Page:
A Tribute to the Creativity in my Favorite Asian Films & Novels
Asian storytelling is powerful – from the ghost stories and superstitions my mom told me, to Amy Tan’s tales, often about mother/daughter relationships, to Lulu Wang’s 2019 film The Farewell. Learning about other Asian stories always strikes a chord with me – whether fictional or not – because of how deeply rich Asian culture is. My most formal introduction to Asian storytelling are the novels of Amy Tan.
Stories such as The Joy Luck Club, The Kitchen God’s Wife, and The Bonesetter’s Daughter. The minor fantasy elements in the story are often representations of Asian superstition. Visiting a fortune teller in China, communicating with dead relatives, or simply a lot of luck in a game of MahJong. The subtle fantasy elements present in these novels are rooted in Asian superstition and spirituality, making an often otherworldly topic feel much more realistic and relatable to Asian audiences. Asian literature is often thought of as heavy books like The Art of War, thus contributing to the academic asian stereotype.
In reality, Asian literature is extremely diverse. For example, Hotel on The Corner of Bitter and Sweet is a historical romance novel set during World War 2. Hotel on The Corner of Bitter and Sweet seamlessly blends the racist history of the United States during World War 2 and the implication those actions had on Asian people at the time, with a beautiful and timeless story of love. I often see plenty of gorgeous landscape shots in the cinematography of Thai indie films. Thailand is a beautiful country everywhere, from the beaches, to the countryside, to the city. This is extremely prevalent in Thai stories, whether they revolve around the setting or not. Thai artists are able to show the pride they have in their heritage through their art.
Lulu Wang’s 2019 film The Farewell is a true story based on her life. The film is about Billi, a Chinese-American woman who immigrated to the United States with her family as a child. Her grandmother (“Nai Nai”) is dying of cancer, and the family decides to keep it a secret and stage an elaborate wedding as a final goodbye. Zhao Shuzhen, the actress who played Nai Nai, acts so perfectly I felt as if I was seeing my own grandmother on screen. The Farewell is heartbreaking and beautiful. It’s a film that people who aren’t Asian may not fully understand. They find it weird and horrible to keep a secret like that from someone.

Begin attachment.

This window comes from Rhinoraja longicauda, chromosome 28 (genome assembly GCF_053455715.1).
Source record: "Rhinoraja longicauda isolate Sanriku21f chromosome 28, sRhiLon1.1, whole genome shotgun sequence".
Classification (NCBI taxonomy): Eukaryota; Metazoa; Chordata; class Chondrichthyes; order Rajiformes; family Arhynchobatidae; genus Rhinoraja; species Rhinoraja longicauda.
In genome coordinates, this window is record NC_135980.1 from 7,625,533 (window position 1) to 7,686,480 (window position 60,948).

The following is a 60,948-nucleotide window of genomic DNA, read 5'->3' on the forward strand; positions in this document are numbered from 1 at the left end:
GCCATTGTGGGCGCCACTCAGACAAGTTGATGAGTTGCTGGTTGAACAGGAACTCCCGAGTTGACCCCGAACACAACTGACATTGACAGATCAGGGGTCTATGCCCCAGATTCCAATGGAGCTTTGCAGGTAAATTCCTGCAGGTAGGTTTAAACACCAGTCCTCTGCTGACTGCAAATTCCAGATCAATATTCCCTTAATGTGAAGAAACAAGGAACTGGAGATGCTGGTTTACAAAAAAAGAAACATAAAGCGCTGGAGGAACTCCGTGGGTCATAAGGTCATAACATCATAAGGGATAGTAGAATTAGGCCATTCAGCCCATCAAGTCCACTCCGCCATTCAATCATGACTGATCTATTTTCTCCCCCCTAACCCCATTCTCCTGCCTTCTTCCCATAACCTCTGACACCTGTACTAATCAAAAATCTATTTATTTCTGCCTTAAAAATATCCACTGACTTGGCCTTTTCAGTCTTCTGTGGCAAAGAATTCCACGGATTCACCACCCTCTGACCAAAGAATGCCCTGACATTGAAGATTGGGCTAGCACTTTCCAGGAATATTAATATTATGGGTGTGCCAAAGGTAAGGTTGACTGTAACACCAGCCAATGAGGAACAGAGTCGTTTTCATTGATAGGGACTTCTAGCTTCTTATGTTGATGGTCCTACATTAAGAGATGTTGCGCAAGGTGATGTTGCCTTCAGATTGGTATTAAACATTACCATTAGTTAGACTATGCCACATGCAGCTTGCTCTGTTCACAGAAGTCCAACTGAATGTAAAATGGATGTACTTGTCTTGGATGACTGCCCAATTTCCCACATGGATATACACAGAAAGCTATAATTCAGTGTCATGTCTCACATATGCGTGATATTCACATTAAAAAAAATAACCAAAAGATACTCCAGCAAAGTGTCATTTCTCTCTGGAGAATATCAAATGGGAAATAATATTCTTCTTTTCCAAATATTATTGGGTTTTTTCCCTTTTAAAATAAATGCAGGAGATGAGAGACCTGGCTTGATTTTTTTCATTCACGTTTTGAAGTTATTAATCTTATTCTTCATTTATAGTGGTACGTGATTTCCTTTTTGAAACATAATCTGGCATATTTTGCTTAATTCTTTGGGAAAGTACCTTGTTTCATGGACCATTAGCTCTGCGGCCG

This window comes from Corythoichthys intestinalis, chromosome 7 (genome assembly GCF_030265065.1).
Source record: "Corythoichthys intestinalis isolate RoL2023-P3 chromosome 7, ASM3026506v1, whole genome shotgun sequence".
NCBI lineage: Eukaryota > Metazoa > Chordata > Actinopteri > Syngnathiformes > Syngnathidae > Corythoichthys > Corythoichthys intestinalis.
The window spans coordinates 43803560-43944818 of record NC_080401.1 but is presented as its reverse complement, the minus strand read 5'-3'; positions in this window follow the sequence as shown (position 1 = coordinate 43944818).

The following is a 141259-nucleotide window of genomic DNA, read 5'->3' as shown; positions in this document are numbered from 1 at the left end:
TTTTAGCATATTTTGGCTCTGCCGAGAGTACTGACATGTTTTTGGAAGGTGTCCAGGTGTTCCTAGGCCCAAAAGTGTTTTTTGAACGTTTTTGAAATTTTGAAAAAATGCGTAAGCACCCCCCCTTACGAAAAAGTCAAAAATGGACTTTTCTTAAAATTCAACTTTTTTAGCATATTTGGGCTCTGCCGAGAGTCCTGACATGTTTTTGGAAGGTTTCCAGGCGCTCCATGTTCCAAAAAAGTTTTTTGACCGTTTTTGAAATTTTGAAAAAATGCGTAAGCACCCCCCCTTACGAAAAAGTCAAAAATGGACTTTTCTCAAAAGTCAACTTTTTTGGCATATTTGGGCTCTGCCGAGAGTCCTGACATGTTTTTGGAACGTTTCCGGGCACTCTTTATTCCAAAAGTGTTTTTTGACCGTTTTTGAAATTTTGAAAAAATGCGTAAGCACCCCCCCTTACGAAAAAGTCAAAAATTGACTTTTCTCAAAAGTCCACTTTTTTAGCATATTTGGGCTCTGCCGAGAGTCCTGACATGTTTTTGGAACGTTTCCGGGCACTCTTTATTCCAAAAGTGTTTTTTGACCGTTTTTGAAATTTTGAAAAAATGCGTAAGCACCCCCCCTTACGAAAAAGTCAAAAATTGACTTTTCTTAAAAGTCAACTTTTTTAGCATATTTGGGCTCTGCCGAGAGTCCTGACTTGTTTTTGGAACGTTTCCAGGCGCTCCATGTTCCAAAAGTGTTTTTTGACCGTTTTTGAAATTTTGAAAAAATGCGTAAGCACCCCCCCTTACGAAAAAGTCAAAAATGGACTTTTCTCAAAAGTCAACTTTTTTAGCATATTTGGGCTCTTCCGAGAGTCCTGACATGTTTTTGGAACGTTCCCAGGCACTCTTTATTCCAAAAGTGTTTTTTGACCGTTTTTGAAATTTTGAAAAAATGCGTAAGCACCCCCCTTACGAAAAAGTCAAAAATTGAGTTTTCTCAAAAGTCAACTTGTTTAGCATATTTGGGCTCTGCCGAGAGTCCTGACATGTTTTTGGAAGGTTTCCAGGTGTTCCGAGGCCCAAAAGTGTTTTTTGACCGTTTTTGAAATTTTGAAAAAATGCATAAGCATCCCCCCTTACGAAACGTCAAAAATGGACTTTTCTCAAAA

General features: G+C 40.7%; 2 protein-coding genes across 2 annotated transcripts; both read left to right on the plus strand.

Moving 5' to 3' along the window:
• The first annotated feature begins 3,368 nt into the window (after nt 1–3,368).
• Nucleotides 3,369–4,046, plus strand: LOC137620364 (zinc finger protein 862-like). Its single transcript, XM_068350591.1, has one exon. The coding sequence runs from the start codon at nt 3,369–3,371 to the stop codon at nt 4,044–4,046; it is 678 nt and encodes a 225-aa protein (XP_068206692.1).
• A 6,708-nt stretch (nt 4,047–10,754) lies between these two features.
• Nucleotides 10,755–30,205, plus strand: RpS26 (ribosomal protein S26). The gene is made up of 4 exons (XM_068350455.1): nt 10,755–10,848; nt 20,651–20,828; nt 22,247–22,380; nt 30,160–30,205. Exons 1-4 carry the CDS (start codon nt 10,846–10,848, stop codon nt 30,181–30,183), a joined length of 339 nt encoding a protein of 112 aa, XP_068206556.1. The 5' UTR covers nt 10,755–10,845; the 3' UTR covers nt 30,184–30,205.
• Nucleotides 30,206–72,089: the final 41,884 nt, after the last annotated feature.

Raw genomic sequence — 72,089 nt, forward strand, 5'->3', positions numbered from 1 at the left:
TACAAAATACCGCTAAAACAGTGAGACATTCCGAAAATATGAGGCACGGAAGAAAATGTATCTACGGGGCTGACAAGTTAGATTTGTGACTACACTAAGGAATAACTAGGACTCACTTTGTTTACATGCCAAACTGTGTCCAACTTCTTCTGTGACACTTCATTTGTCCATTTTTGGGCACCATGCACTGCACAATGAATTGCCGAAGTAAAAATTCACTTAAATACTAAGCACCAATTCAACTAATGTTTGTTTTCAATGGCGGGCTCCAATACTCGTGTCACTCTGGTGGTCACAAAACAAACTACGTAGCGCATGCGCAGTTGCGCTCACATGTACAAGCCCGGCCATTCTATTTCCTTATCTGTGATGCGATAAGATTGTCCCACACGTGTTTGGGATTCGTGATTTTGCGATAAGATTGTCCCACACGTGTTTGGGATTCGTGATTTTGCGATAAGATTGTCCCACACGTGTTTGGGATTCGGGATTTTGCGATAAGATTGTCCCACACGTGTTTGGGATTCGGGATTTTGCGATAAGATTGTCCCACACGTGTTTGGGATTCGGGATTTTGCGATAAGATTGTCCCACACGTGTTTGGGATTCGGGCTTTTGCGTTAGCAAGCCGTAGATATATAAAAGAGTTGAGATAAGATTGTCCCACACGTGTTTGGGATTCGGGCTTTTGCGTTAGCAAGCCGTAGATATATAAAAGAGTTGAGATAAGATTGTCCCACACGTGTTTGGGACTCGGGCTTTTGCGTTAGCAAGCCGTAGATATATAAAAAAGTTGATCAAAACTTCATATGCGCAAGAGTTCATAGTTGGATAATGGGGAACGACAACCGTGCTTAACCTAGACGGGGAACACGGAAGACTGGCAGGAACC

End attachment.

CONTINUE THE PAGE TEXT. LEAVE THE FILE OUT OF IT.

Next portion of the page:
But the film discusses the difference between the East and the West, why the family doesn’t want to burden Nai Nai with their pain. I absolutely love how original Asian stories like this one can be popularized in American cinema. These stories inspire me to tell my own stories – about my family, my culture, and my country. Asian culture can often pressure people into avoiding creative pursuits in favor of a more stable or high-paying job. But when we break out of that mold and pursue art, what we create is really exceptional and unlike anything else. Asian art and creativity is authentic and genre-redefining.
Our stories are rooted in our culture and history. I don’t need to read any history books about Asia to learn about our culture – it’s so prevalent in our creative outlets. I admire the Asian trailblazers that dared to be creative and tell a story that was important to them, and I absolutely cannot wait to see more.
Overachiever Magazine was started by Rehana Paul in October of 2018 to give a platform to all Asian women, non-binary people, and other gender minorities.
Our name is poking fun at the stereotype that all Asians are overachievers, especially Asian women, non-binary people, and other gender minorities. It’s also in recognition of all of us who have had no choice but to be overachievers: managing societal expectations, family obligations, and educational opportunities, all while fighting the patriarchy.
We have grown since then, putting out bimonthly issues (we are contributor powered: apply to write for our next one!), and weekly reviews of culture, and news that is important to us.
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We do not claim to speak for all Asian women, non-binary people, and other gender minorities. We are just here to give them a place to speak for themselves.